According to per capita figures that date from 2011, the average French person still gets through almost 1.2 bottles a week, about six times more than the average American. Nevertheless, the downward trend in consumption through recent years is fairly dramatic in Europe’s wine-drinking heartlands.
“In countries such as France, Italy and Spain, people used to drink a lot of wine, but consumption habits are changing,” OIV director general Jean-Marie Aurand said on the sidelines of a news conference in Paris.
“We drink less wine by volume, more quality wine. And there is also competition from other drinks such as beer.”
“In the U.S., it is different, and they are starting from a lower level per capita, so they have a tendency to consume more and more, notably quality wine,” he said.
France, the world’s third largest wine producer behind Italy and Spain, saw its consumption per capita fall more than 20 percent between 2002 and 2011 to 46.4 liters per year, he said.
Over the same period, U.S. consumers raised their consumption by nearly 17 percent to 9.1 liters per person per year.
The OIV said the sharp fall on the French wine market last year was exaggerated by an adjustment in its statistical data.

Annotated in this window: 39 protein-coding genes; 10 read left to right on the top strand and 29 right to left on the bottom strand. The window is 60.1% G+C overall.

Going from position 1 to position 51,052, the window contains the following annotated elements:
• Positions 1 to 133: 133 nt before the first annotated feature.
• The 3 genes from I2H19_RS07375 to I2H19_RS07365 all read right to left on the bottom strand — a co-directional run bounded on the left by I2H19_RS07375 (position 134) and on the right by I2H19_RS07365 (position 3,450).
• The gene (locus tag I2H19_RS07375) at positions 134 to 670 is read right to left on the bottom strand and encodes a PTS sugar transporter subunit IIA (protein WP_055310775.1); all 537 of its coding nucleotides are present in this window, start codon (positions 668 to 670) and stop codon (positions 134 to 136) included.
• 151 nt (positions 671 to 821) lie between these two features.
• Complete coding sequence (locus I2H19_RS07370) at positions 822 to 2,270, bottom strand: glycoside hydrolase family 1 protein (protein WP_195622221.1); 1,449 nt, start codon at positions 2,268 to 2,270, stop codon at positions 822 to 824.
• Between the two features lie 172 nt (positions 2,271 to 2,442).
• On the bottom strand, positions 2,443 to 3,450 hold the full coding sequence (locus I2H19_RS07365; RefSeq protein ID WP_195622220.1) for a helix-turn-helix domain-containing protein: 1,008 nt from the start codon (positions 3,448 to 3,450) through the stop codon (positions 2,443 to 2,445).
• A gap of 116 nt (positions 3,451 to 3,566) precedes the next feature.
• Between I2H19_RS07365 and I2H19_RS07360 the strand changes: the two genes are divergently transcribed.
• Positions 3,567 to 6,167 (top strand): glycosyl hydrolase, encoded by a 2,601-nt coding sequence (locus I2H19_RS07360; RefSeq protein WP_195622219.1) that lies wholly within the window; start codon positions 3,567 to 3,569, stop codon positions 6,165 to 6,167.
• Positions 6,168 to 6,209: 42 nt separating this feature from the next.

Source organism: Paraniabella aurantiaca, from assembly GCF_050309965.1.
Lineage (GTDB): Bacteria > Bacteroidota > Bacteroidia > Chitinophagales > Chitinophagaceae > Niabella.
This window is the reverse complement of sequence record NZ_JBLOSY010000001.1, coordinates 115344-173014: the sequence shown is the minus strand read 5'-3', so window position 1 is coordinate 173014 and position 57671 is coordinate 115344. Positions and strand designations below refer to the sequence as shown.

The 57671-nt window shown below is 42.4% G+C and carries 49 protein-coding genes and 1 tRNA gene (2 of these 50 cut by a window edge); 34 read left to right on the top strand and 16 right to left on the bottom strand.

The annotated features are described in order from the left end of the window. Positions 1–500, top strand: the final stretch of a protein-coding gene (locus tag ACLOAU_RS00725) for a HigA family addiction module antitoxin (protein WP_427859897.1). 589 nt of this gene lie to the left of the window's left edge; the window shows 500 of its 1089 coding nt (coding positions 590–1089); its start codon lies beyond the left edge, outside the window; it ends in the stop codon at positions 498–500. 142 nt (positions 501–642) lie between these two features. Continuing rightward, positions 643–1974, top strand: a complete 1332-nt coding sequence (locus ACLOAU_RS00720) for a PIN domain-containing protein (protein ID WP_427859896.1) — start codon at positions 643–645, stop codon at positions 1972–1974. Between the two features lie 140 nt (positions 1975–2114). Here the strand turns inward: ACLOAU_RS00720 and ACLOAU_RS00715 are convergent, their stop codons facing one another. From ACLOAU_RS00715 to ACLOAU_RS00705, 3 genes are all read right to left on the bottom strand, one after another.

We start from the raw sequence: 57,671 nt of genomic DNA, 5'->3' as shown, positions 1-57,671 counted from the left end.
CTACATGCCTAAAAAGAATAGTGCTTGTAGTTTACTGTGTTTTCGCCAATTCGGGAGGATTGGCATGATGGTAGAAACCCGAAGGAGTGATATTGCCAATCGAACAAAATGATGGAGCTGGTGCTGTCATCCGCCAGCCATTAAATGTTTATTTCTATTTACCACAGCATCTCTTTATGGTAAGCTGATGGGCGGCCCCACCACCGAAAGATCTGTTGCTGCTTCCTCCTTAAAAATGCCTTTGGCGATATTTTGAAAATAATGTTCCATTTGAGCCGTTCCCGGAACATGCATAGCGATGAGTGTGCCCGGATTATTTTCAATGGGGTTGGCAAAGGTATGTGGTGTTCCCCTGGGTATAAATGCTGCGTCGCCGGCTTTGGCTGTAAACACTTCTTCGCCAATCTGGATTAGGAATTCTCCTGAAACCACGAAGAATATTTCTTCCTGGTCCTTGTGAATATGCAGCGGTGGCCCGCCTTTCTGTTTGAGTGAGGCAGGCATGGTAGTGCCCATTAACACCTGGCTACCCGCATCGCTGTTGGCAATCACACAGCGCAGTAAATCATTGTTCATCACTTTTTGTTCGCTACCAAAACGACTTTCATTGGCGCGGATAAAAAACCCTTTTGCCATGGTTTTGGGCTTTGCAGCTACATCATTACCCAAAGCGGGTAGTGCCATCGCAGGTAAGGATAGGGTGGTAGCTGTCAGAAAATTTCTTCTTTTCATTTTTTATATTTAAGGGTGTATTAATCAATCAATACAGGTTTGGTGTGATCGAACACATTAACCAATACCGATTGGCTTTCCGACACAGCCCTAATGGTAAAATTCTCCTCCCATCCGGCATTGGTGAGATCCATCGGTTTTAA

WORLD TRADE DROPS BUT PRICES RISE
The Paris-based organization estimated last year’s wine consumption in China down 3.8 percent to 16.8 million hectolitres after a rapid growth over the past 10 years, but Aurand played down the fall, saying this was likely due to large stocks built up in the previous years.
Without official Chinese data, OIV calculates consumption by adding estimated output and imports minus small exports.
Overall, world wine consumption last year fell by 1 percent to 239 million hectoliters after four years of near stability.
“The long-awaited recovery that will mark the end of the financial crisis, which began in 2008, is still to take place,” Aurand said.
World wine production last year rose 9.4 percent to 279 million hectoliters helped by record output in Spain, Chile, South Africa and New Zealand, the OIV said.
International trade in wine fell 2.2 percent by volume to 98 million hectoliters, but higher average prices in 2013 led to a 1.5 percent rise in sales to 25.7 billion euros ($35.4 billion).
French exports shed 3 percent by volume, mainly due to low 2012 output, keeping the country behind Italy and Spain in the ranking of world wine exporters, but it remained the world’s top wine exporter in value at 7.8 billion euros ahead of its two main competitors.
“Things should move a different way in 2014 when you look at 2013 output, especially for Spain, which has a record harvest,” Aurand said.
For 2014, the OIV warned of a likely sharp fall in output in the southern hemisphere due to adverse weather conditions.
Initial estimates pointed to a fall of 20 percent in output in Argentina compared to 2013 and a drop of 10 to 20 percent in Chile after last year’s hefty production. Australian production could also fall slightly, the OIV said.
Overall output in the main countries of the southern hemisphere, also including South Africa, Brazil, New Zealand and Uruguay, could fall to between 49 to 53 million hectoliters this year, down 10 percent on 2013, the OIV said.